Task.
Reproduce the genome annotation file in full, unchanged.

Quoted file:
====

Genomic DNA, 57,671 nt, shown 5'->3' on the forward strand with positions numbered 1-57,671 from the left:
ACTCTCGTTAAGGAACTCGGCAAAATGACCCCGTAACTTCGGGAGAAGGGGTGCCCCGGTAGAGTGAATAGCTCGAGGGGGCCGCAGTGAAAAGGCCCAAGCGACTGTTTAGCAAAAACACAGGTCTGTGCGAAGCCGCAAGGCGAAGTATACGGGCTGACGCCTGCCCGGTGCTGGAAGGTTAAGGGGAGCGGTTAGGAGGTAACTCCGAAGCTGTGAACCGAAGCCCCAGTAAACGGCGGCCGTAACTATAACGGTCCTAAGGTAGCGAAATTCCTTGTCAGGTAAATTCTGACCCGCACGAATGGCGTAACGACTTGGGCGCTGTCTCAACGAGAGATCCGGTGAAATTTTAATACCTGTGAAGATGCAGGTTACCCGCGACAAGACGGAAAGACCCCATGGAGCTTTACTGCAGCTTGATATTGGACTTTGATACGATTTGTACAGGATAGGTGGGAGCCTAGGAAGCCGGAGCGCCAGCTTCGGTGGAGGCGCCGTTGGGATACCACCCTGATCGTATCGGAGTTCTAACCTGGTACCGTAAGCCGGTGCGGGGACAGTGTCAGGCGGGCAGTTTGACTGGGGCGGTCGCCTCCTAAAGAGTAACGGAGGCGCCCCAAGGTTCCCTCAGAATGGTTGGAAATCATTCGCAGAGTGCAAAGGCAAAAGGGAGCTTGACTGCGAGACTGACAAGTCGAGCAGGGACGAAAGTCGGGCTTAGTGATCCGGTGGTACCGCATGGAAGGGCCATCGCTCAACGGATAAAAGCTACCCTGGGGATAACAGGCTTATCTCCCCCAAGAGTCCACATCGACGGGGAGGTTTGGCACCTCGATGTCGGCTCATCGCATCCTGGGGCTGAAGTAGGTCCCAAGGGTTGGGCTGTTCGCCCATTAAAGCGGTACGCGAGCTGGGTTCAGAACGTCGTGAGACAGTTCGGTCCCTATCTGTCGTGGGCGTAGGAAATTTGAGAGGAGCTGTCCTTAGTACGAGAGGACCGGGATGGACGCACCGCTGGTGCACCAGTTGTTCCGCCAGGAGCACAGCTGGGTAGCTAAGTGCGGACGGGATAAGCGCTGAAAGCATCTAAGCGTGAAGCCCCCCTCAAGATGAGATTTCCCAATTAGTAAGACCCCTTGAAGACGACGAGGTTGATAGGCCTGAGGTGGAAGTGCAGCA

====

Genomic DNA, 57,671 nt, shown 5'->3' on the forward strand with positions numbered 1-57,671 from the left:
ACTCTCGTTAAGGAACTCGGCAAAATGACCCCGTAACTTCGGGAGAAGGGGTGCCCCGGTAGAGTGAATAGCTCGAGGGGGCCGCAGTGAAAAGGCCCAAGCGACTGTTTAGCAAAAACACAGGTCTGTGCGAAGCCGCAAGGCGAAGTATACGGGCTGACGCCTGCCCGGTGCTGGAAGGTTAAGGGGAGCGGTTAGGAGGTAACTCCGAAGCTGTGAACCGAAGCCCCAGTAAACGGCGGCCGTAACTATAACGGTCCTAAGGTAGCGAAATTCCTTGTCAGGTAAATTCTGACCCGCACGAATGGCGTAACGACTTGGGCGCTGTCTCAACGAGAGATCCGGTGAAATTTTAATACCTGTGAAGATGCAGGTTACCCGCGACAAGACGGAAAGACCCCATGGAGCTTTACTGCAGCTTGATATTGGACTTTGATACGATTTGTACAGGATAGGTGGGAGCCTAGGAAGCCGGAGCGCCAGCTTCGGTGGAGGCGCCGTTGGGATACCACCCTGATCGTATCGGAGTTCTAACCTGGTACCGTAAGCCGGTGCGGGGACAGTGTCAGGCGGGCAGTTTGACTGGGGCGGTCGCCTCCTAAAGAGTAACGGAGGCGCCCCAAGGTTCCCTCAGAATGGTTGGAAATCATTCGCAGAGTGCAAAGGCAAAAGGGAGCTTGACTGCGAGACTGACAAGTCGAGCAGGGACGAAAGTCGGGCTTAGTGATCCGGTGGTACCGCATGGAAGGGCCATCGCTCAACGGATAAAAGCTACCCTGGGGATAACAGGCTTATCTCCCCCAAGAGTCCACATCGACGGGGAGGTTTGGCACCTCGATGTCGGCTCATCGCATCCTGGGGCTGAAGTAGGTCCCAAGGGTTGGGCTGTTCGCCCATTAAAGCGGTACGCGAGCTGGGTTCAGAACGTCGTGAGACAGTTCGGTCCCTATCTGTCGTGGGCGTAGGAAATTTGAGAGGAGCTGTCCTTAGTACGAGAGGACCGGGATGGACGCACCGCTGGTGCACCAGTTGTTCCGCCAGGAGCACAGCTGGGTAGCTAAGTGCGGACGGGATAAGCGCTGAAAGCATCTAAGCGTGAAGCCCCCCTCAAGATGAGATTTCCCAATTAGTAAGACCCCTTGAAGACGACGAGGTTGATAGGCCTGAGGTGGAAGTGCAGCA